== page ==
Quebec Productions is, in essence, two men, Quebec financier René Germain, who footed the $600,000 bill out of his own pocket, and Paul L’Anglais, the executive producer. L’Anglais is a 40-year-old French Canadian, well known in Montreal, Toronto and New York advertising circles as a producer of French radio broadcasts. He got into movies from radio, via television. Anticipating television as an advancement on radio, he began a study of production techniques in that medium; discovered that much telecasting would be done through 16 millimetre library films, as broadcasting is done today by means of recordings. A study of the 16-mm. film business led him to the production of 35-millimetre theatre-size films, and ultimately to “Whispering City.”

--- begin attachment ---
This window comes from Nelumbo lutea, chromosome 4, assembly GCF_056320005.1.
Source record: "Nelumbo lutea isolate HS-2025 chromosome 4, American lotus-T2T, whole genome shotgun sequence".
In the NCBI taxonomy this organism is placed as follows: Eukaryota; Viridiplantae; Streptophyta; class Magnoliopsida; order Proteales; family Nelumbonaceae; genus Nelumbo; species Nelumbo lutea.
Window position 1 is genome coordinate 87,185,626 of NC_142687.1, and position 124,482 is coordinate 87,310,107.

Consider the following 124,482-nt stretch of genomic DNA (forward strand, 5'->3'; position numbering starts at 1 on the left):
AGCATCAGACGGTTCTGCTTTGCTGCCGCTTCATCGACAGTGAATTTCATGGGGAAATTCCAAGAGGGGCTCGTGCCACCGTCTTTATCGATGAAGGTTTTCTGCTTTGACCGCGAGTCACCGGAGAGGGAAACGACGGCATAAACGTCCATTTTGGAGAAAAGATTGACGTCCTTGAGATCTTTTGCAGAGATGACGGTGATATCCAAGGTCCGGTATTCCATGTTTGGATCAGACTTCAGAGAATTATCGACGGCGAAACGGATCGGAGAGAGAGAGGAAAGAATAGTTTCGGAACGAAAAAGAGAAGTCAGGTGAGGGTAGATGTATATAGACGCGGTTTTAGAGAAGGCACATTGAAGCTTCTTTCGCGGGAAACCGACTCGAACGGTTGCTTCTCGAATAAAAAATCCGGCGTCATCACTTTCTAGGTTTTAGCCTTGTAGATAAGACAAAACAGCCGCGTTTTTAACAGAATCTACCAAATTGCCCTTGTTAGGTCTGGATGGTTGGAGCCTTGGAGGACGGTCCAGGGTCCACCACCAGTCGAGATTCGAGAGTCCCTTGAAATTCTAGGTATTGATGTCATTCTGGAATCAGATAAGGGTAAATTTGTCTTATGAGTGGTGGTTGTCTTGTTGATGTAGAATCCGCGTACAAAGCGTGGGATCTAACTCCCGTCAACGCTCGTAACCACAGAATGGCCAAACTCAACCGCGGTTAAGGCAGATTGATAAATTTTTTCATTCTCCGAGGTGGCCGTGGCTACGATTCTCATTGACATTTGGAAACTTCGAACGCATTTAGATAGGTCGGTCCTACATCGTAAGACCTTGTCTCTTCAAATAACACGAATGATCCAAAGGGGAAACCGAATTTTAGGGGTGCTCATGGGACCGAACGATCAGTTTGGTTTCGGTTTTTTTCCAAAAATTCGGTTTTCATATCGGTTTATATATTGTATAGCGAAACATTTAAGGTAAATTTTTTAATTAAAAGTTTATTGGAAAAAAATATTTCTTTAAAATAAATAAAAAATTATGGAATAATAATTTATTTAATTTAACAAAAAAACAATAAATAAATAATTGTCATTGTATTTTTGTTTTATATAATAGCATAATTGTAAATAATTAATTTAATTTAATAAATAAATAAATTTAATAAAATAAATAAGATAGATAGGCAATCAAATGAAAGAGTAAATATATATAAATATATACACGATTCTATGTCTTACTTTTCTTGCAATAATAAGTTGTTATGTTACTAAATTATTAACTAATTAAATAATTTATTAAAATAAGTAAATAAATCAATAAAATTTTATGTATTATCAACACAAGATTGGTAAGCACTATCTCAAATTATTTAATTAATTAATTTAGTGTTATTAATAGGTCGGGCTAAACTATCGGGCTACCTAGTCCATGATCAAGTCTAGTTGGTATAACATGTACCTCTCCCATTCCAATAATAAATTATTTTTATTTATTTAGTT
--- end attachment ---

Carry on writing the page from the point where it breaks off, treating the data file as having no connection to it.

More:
L’Anglais’ entire backing came from Montreal financier René Germain, a quiet-spoken greying man in his midfifties, who had neither knowledge of nor interest in the motion picture

business. He put more than half a million at L’Anglais’ disposal largely because of faith in the younger man’s ability.

Both Paul L’Anglais and René Germain are race-conscious, and one of the expressed aims of Quebec Productions is to represent French Canada to the rest of the world. But they are businessmen first and French Canadians second. They regard pictures as “manufactured goods” rather than as art.